UK scientists have developed a 3D test for malignant melanoma that can identify problems not easily spotted in a standard two-dimensional view of the pattern on the skin. The researchers describe the technique in detail in the latest issue of the International Journal of Modelling, Identification and Control.
Malignant melanoma is one of the most aggressive and life-threatening skin cancers. During the last thirty years, incidence rates have increased more than any other cancers in the UK. Successful treatment relies on early diagnosis, so developing an automated scanning method that avoids the need to take biopsies is high on the research agenda.
Conventionally, a group of 2D skin measurements, the asymmetry, border, colour and diameter (ABCD) rules are commonly used to distinguish between malignancy and benign skin growths, but diagnostic accuracy is not convincing.
Now, Lyndon Smith and colleagues at the Machine Vision Laboratory, Bristol Institute of Technology, University of the West of England, Bristol have collaborated with Robert Warr of the Department of Plastic Surgery, at North Bristol NHS Trust, to develop a computer-assisted diagnosis system that could improve outcomes significantly. The system could quickly and automatically reveal changes in the 3D surface texture of skin that occur in malignant melanoma, which are much greater than in benign lesions, such as moles and freckles.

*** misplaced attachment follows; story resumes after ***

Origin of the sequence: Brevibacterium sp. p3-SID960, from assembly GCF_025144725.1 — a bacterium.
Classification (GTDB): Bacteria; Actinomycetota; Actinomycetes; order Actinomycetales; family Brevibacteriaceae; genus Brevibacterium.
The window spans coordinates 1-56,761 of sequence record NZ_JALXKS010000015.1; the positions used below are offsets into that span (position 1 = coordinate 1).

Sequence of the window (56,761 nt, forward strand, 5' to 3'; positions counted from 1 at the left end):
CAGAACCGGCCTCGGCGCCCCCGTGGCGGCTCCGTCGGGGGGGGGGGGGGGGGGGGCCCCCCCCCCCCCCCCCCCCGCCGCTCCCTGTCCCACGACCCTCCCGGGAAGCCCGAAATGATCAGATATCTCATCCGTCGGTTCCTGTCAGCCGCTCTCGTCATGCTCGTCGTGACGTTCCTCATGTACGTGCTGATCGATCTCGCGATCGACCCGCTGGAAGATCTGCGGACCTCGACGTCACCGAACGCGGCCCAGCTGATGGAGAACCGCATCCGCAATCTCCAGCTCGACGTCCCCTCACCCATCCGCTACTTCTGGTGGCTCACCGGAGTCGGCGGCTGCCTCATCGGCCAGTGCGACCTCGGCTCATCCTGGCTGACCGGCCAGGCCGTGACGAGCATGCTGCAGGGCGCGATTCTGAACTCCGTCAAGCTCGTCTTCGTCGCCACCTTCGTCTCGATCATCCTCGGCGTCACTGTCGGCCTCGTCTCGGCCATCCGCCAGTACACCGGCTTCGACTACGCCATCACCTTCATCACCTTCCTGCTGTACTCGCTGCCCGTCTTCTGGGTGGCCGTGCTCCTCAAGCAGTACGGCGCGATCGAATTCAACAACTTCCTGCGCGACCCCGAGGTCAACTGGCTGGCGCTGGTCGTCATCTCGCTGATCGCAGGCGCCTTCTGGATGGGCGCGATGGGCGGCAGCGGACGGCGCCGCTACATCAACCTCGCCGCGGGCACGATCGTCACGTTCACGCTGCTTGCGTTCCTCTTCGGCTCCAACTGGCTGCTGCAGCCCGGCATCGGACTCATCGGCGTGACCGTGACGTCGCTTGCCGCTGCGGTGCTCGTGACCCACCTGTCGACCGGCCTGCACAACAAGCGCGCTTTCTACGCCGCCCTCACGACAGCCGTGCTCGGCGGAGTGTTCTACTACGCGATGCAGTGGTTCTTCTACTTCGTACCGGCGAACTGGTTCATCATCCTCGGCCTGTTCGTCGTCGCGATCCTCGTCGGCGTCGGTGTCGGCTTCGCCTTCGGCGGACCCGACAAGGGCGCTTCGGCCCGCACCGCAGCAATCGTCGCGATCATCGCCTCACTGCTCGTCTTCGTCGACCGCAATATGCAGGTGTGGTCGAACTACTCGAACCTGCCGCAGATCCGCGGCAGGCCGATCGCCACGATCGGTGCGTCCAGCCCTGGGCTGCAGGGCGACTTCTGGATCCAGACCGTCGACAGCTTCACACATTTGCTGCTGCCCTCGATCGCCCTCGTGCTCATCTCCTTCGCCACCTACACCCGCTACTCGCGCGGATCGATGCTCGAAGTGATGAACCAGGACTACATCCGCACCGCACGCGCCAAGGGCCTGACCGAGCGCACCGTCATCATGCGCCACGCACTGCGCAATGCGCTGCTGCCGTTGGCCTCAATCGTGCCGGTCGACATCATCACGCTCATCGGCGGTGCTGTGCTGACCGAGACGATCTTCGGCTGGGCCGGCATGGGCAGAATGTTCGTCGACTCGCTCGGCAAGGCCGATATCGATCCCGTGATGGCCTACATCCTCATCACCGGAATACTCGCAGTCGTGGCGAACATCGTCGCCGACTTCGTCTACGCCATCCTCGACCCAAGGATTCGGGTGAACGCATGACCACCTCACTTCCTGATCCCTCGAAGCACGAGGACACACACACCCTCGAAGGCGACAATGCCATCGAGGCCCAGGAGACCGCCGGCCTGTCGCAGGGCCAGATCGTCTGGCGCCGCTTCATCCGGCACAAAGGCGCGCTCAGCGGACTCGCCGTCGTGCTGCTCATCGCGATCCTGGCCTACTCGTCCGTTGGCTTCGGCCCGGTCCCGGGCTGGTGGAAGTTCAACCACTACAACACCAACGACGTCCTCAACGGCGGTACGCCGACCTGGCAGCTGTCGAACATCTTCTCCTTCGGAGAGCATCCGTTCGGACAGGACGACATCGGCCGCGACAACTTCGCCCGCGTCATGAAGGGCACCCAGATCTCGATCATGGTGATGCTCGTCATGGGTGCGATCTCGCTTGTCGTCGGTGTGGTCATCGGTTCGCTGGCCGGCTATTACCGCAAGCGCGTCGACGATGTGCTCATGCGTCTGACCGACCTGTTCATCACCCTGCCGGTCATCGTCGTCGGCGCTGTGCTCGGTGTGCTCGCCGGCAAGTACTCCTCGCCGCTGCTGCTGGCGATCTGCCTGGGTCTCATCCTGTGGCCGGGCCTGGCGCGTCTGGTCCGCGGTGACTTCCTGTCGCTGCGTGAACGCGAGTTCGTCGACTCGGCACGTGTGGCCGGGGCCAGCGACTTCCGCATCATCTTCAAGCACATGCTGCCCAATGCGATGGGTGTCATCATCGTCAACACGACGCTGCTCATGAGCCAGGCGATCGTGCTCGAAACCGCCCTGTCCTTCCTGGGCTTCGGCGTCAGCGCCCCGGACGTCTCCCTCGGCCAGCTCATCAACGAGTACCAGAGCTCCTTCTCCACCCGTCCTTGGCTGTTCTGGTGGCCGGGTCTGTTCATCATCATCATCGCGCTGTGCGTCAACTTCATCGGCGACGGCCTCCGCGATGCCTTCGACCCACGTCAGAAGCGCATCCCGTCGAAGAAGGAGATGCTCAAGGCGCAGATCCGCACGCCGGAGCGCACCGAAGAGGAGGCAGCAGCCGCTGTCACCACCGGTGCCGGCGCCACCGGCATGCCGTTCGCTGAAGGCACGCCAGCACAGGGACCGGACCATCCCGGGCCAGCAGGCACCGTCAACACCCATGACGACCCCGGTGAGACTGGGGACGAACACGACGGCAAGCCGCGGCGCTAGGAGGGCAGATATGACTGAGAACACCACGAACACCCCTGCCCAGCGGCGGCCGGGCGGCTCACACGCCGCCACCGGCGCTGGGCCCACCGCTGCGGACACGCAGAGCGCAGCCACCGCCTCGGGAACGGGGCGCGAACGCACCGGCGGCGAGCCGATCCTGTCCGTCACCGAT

The team used a handheld six-light stereo device connected to a laptop computer to scan the skin's surface. This device produces a 3D model of the skin texture patterns. The information is then analysed by the laptop, which compares it with patterns recorded from known cases of melanoma, used to "train" the software.
Preliminary studies on a sample set including 12 malignant melanomas and 34 benign lesions have given 91.7% sensitivity and 76.4% specificity from analysis of the 3D skin surface normals, the team says, which is more accurate than the results obtained from 2D pattern recognition.
Diagnosing malignant melanoma accurately is a very difficult task, the researchers say. However, based on these results a simple and non-invasive 3D test could improve the accuracy of diagnosis and so save lives but also avoid unnecessary surgery and treatment in people with benign conditions.
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